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Reining in Blaster

Aug 18, 20036 mins

* Patches from SuSE, FreeBSD, Red Hat, others * Beware the latest Trojan's * No back doors for CIA in our code: Microsoft, and other interesting reading

It looks as if the Blaster outbreak is now well under control if not completely contained. But I did get a few tips from readers that had infected non-patched Windows machines that could be useful for future viruses.

Reader Craig Cox writes:

“I bought time for downloading patches by making a very small download of Zone Alarm.  This will shut off the affected ports, permitting larger downloads such as the Symantec removal tool or the Windows Update to take place unmolested.”

And reader John Everson used this method when fixing a relative’s machine:

“The first thing I did was change the way errors were handled for the RPC service. Basically you change it from “Restart the computer,” and that fixes the rebooting problem (and saves some stress, etc.). Here are the steps (if you’re interested):

* Go into the services applet/application/console.

* Right-click the “Remote Procedure Call (RPC)” service.

* Select Properties.

* Go to the “Recovery” Tab.

* Change each of the failure options to “Take No Action.”

Naturally once you’re done cleaning up, you might want to change these options back to “Restart the Computer.”

Thanks to both for their tips. For more on the Blaster aftermath:

Blaster worm attack a bust

A scheduled denial-of-service attack against Microsoft’s main software update Web site did not materialize Saturday, as computers infected with the W32.Blaster worm failed to find their target. IDG News Service, 08/18/03.

Microsoft aims to outsmart denial-of-service attack

Microsoft on Friday took steps to defend its patch download site from a denial-of-service attack expected to be launched this weekend by machines infected by the now notorious Blaster worm. Network World Fusion, 08/15/03.

Microsoft, under attack, releases Blaster security advice

With a new version of the W32.Blaster worm on the loose and set to spawn a massive denial-of-service attack on a Microsoft Web site Saturday, the software maker Friday released a set of security guidelines for users in an effort to minimize the damage. IDG News Service, 08/15/03.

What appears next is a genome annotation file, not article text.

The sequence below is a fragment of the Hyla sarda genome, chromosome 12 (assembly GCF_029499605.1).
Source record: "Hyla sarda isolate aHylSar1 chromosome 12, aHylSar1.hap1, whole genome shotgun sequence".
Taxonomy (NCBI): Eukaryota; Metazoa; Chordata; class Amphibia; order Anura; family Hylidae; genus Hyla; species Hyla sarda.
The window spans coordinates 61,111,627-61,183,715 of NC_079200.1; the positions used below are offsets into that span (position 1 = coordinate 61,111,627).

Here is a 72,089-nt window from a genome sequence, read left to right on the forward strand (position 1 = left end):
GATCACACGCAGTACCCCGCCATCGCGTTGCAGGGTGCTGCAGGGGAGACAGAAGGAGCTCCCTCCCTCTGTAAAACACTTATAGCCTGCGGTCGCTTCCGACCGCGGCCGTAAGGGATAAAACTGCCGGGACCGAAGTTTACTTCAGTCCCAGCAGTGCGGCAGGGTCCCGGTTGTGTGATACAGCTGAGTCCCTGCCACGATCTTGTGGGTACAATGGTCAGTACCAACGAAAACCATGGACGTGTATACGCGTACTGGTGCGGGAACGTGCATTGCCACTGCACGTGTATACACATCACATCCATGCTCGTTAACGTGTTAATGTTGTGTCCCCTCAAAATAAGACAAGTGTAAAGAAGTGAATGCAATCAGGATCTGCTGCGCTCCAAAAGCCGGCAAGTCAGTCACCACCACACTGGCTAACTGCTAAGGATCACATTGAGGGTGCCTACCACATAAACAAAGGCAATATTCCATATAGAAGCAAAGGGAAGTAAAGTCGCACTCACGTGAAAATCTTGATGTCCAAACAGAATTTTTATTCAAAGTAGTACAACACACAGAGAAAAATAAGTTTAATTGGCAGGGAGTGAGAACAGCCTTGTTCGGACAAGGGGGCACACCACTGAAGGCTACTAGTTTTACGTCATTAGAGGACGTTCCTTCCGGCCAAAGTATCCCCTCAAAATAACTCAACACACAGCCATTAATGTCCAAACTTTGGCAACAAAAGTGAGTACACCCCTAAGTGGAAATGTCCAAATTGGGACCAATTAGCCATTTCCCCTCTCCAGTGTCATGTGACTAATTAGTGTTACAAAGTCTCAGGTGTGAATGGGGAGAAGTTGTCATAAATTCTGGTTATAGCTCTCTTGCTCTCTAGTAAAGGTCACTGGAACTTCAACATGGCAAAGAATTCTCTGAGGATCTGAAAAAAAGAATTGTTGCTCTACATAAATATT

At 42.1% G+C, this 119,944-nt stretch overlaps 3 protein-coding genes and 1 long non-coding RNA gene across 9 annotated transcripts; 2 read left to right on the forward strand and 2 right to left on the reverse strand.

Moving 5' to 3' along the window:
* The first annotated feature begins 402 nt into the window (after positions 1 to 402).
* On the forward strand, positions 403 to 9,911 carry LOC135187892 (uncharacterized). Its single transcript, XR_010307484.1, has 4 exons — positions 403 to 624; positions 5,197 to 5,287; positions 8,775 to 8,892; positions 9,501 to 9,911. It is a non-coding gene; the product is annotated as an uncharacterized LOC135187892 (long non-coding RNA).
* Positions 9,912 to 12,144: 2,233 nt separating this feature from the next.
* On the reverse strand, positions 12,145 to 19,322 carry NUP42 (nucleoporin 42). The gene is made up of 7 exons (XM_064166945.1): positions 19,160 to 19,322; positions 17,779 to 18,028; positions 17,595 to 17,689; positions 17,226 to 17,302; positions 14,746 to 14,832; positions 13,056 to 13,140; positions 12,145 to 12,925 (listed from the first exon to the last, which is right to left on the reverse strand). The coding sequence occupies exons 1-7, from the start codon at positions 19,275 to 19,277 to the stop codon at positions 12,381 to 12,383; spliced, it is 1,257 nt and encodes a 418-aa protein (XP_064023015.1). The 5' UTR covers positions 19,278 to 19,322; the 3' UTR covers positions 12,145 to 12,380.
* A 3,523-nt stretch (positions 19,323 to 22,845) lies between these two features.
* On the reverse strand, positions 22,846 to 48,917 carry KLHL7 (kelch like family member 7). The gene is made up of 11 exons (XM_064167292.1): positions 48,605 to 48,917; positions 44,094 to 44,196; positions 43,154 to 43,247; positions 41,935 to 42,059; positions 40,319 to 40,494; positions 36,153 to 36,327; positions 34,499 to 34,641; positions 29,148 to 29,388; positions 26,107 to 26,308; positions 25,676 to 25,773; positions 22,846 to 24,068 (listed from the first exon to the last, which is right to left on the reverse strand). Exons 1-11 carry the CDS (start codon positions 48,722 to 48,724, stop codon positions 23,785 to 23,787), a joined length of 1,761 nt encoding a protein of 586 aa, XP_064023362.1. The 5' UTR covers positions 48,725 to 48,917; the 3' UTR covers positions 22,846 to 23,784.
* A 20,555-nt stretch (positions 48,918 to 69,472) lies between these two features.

Today’s bug patches and security alerts:

SuSE releases kernel patch

A new update of the SuSE Linux kernel fixes a number of bugs and vulnerabilities that were discovered over the past couple weeks in previous versions of the code. For more, go to:


FreeBSD patches ibcs2

FreeBSD is warning of a flaw in ibcs2, a kernel option that “provides system call translation for running Intel Binary Compatibility Specification 2”. The flaw could be exploited by an attacker to view kernel memory. For more, go to:

DoS vulnerability in FreeBSD’s signal

FreeBSD’s signal code, which handles asynchronous events, contains a buffer overflow that could be exploited by a local user in a denial-of-service attack. For more, go to:


Red Hat issues new ddskk packages

A flaw has been found in the way ddskk, a simple Kana to Kanji conversion program, uses temporary files.  This flaw could be exploited to overwrite arbitrary files on the affected machine. For more, go to:

Red Hat patches network configuration package

A number of bugs have been found in the network configuration utility for Red Hat Linux 9.0. A new version is available that fixes the flaws. For more, go to:

Red Hat fixes cdrtools bug

A bug has been found in the CD-burning software cdrtools for Red Hat Linux 9.0. It’s more of an annoyance than a security issues. A fix is available. For more, go to:

Red Hat patches KDE

A vulnerability in KDE’s Konqueror, in which authentication credentials may be sent to unintended third parties in clear text. An unauthorized user may be able to gain access to a password-protected site by exploiting this flaw. A new kdelibs package from Red Hat fixes these issues. For more, go to:


SGI warns of DoS flaw in IRIX

A flaw in the way SGI IRIX’s nfsd code could lead to XDR decoding errors, which can trigger a system panic. A remote user could exploit this to cause a denial of service. For more, go to:

SGI issues warning on Checkpoint/Restart flaw

A flaw in SGI IRIX’s Checkpoint/Restart (cpr) application could be exploited by an attacker to overwrite certain files. A fix is available. For more, go to:


Apple patches realpath

A flaw in Apple’s realpath function could be exploited by sending a path name that is 1,024 characters long through the function. Any application that calls the function could be susceptible to a denial-of-service attack, or an attacker could run arbitrary code. For more, go to:


Conectiva releases patch for lynx

A CRLF (Carriage Return, Line Feed) injection vulnerability has been found in Conectiva’a implementation of lynx, a text-only Web browser. A fix is available. For more, go to:


Today’s roundup of virus alerts:

W32/Donk-C – A virus that attempts to spread via network shares and installs a Trojan horse backdoor on the infected machine. (Sophos)

Troj/Graybird-A – Another virus that drops a Trojan horse on the infected machine. This virus spreads via e-mail with a subject line of “updated” and an attachment named “03-26updated.exe”. (Sophos)


From the interesting reading department:

Review: AppShield edges InterDo in battle of Port 80 filters

A new class of products – often-dubbed Web application firewalls – attempt to thwart Port 80 focused attacks by using blacklist- and whitelist-style input filtering. See how six products rated in our tests. Network World, 08/18/03.

No back doors for CIA in our code: Microsoft

Creating back doors for the CIA would be a “stupid decision” as the feature would certainly be discovered, says Microsoft’s chief security strategist Scott Charney. The Age, 08/15/03.